Opinion: Pride and Prejudice

JagWire reporter Maddy Welch reviews the Jane Austen novel claiming it may be more valuable than many teens recognize

Maddy Welch

Picture this: you’re sitting in Mr. Shull’s AP Literature class, about to crack open your copy of Pride and Prejudice and you’re absolutely dreading it. This is the reality for many students who have to read this book, but this shouldn’t be the case. 

Pride and Prejudice is a Jane Austen novel many students are forced to read for their English classes and a book that many people “SparkNotes” their way through. Though Pride and Prejudice is a controversial book, it is one of my favorites because it is still very relatable.

The novel takes place in the early 1800s and is set in Hertfordshire, England, near the county of Meryton. Although students often like to read more modern books due to the easier to understand language, I feel there is a lot to gain from reading classic literature. Many of the themes get carried over into our daily lives.

As the title suggests, the book deals heavily in the topics of pride and prejudice, which are still pressing issues in a high schooler’s world today. Just as Elizabeth made snap judgments about the serious Mr. Darcy, there are too many times when I myself judge people without really knowing anything about them.

Pride and Prejudice also deals with a world before technology and instant communication. The way people got to know each other wasn’t over Snapchat or Instagram but in person. I would like to say that snap judgments are a modern problem, but the reality is they have existed for ages, something classic literature makes clear. Even in the early 1800’s, novel protagonist Elizabeth Bennet was making snap judgments about a man she would eventually marry. If anything, this book teaches readers that while it’s  easy to judge someone, digging deeper to learn the whole story is worth the time.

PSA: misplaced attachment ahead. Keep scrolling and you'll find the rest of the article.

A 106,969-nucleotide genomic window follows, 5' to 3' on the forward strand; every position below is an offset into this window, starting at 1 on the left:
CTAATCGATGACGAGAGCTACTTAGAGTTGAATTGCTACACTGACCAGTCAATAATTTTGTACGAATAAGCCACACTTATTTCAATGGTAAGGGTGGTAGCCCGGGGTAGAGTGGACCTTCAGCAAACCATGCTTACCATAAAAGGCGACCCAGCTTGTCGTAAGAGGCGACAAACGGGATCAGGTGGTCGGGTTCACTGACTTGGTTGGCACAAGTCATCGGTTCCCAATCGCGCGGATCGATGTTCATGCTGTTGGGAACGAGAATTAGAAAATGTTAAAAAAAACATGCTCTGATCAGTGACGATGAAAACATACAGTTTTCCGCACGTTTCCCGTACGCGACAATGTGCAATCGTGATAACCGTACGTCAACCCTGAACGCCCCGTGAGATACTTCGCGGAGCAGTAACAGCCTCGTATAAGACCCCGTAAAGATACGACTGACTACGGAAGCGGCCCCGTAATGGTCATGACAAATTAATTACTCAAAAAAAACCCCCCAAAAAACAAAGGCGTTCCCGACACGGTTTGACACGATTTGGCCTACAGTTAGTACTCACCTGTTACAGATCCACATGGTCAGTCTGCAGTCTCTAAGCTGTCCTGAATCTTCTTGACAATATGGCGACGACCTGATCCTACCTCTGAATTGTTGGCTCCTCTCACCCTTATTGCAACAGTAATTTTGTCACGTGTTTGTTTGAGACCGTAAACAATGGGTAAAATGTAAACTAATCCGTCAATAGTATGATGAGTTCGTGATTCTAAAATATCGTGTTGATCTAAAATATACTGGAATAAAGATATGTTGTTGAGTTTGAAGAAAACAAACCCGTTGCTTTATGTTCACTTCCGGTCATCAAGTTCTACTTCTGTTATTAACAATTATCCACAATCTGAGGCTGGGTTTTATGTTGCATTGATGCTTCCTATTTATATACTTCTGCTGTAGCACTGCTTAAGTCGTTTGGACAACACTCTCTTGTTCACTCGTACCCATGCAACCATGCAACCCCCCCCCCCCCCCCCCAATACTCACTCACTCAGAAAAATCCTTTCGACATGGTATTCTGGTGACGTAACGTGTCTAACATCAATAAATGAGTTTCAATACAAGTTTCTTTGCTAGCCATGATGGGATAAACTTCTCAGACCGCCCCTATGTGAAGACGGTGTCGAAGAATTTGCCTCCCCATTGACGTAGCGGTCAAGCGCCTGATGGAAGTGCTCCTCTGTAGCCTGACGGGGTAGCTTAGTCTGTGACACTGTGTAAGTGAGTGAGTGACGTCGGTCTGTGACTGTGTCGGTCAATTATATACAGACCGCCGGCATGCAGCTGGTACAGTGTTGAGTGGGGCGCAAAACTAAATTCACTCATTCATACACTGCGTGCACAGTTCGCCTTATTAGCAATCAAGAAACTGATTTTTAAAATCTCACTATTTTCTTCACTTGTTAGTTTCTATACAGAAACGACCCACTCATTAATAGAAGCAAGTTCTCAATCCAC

Another evident theme in the book is trust and the lack thereof. Elizabeth Bennet is trying to find her way through life and decipher who she should believe. This life lesson easily applies to adolescents like ourselves navigating high school. 

There are so many things thrown at us from every direction and personally, all I want is to find a few people that I can trust and know that they will have my back. Even when family situations get tough or circumstances change I want to know that there will always be people in my corner. High school though, is not an amazing place to find great friends and just like in Pride and Prejudice there are lies and ulterior motives that can’t always be perceived at first. 

So, if you ever find yourself sitting in English class, about to read Pride and Prejudice, know that if you look past the setting of the book, it can actually be a really valuable read.

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